Even the temporary buildings, brought in (we suspect) to facilitate the excavation of copper piping and scrap iron and whatever else of value, are left to the visagoths in the rush to leave the city. The vultures don't even give a shit. Sociologist James Q. Wilson refers to this breakdown of social mores as the "broken windows" theory; when delapidation and vandalism isn't stopped at the onset in distressed communities, it spreads like an agressive and malignant cancer.

We hope SB XL goes off without a hitch. We hope the tens of thousands of people who come from around the world have a great time and enjoy themselves. We hope the millions of dollars generated from the event provides a much needed (albeit temporary) shot in the arm to the local economy. But we know, that come February 6, after everyone leaves and the Hollywood glitterati disappears, the D will still be the D, and except for the CBD, little will have changed.


The Kinsey Report

Sweet Jesus, we are coming home! The pagans may have celebrated Friday the 13th, January 2006 in their dark ways, but for River Rant, church was held at The Ark in Ann Arbor, where we stood witness to the holiest blues band in the country.

And we don't say this lightly. We've seen many of the living masters: Robert Cray, Sonny Seals, Buddy Guy, Matt "Guitar" Murphy, Lonnie Brooks, to name a few. Back in the college day, Rick's American Cafe in East Lansing would host the Chicago greats. Many a night was spent absorbing 10 cent Old Style drafts and bacon-grease slide guitar blues. But a sad transformation occurred: the bar changed management, and the new owners determined college students would fill the cash drawers regardless of who entertained them. So why pay internationally recognized musicians when you can make more money by hiring a college student DJ to spin Moby cd's? It was a damn shame.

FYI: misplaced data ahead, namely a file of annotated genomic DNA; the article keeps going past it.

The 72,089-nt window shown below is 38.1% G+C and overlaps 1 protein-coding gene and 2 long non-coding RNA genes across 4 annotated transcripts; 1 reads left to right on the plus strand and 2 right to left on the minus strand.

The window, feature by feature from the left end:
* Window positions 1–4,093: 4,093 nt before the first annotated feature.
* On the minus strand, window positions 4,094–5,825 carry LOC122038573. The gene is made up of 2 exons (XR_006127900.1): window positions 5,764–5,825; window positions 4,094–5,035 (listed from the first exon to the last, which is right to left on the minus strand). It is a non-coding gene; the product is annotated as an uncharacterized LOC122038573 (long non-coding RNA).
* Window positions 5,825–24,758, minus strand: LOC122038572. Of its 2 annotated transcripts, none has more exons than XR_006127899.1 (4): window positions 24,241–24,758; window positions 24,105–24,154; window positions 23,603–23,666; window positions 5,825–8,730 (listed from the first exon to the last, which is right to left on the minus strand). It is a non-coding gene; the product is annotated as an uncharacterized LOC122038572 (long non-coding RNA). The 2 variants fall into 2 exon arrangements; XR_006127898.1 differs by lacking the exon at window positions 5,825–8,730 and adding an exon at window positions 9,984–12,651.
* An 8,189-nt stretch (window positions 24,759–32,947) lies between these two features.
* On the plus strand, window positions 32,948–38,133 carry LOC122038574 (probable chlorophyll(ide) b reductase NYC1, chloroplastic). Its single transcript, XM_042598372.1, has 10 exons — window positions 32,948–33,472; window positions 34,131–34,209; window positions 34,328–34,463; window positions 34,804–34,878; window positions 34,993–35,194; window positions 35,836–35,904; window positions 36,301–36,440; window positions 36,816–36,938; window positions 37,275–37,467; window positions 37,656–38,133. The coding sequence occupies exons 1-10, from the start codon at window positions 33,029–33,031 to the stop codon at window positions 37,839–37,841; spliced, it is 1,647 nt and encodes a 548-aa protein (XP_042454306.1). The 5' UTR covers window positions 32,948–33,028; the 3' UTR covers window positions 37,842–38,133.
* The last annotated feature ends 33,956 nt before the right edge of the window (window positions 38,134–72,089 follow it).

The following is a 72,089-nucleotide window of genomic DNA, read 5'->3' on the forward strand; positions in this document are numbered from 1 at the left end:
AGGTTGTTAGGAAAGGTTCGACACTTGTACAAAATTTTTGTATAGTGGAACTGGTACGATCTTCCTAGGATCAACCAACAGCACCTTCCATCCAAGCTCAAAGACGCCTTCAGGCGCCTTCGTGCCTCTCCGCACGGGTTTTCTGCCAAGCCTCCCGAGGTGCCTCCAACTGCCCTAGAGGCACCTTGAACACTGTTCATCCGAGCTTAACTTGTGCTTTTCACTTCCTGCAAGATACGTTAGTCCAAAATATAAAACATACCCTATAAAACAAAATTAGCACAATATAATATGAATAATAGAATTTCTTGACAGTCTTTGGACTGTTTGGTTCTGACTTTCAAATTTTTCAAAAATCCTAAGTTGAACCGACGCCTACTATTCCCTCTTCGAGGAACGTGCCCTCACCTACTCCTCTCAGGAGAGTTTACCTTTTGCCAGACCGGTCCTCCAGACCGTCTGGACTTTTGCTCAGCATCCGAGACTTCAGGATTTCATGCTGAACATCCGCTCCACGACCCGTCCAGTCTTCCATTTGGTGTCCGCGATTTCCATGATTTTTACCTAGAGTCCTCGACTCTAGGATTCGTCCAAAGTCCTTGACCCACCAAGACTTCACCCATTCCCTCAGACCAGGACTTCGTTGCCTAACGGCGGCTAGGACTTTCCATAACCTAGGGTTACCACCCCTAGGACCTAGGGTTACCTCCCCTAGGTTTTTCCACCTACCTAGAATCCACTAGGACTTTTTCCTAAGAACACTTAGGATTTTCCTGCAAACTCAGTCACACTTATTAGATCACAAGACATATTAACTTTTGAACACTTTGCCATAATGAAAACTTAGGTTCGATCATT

The Kinsey Report is the varsity squad of shot n' a beer and broken guitar string blues. Raised by Mississippi blues purest "Big Daddy" Lester Kinsey, sons' Donald, Kenny, and Ralph grew up playing in their father's band. Oldest son Donald broke from the family in the 1970's and became Bob Marley's guitarist. The prodigal son returned to the fold in the early '80's and added a reggae funkgrove to their sound.

After going to Kinsey Report shows for years in East Lansing, the last time we saw them was in Jackson Hole, Wyoming in 1992 at the Mangy Moose . Then everything fell apart. We moved to the back corner of nowhere for 10 years and lived under a cow pie. Big Daddy died in 1995, right when the genre began to fade in popularity. The band quit recording and for a while, stopped touring.

They're back, and sound better than ever. New member White Lightning is a blues guitar virtuoso. His dirty riffs crack thick and deep and come from a forboding place- like a certain Mississippi delta crossroads where Robert Johnson sold his soul to the devil. He's got the mojo hand, and must've paid a hell of a price to get it.

Here's a juicy piece of old school rockin' blues, served raw with a whiskey shot.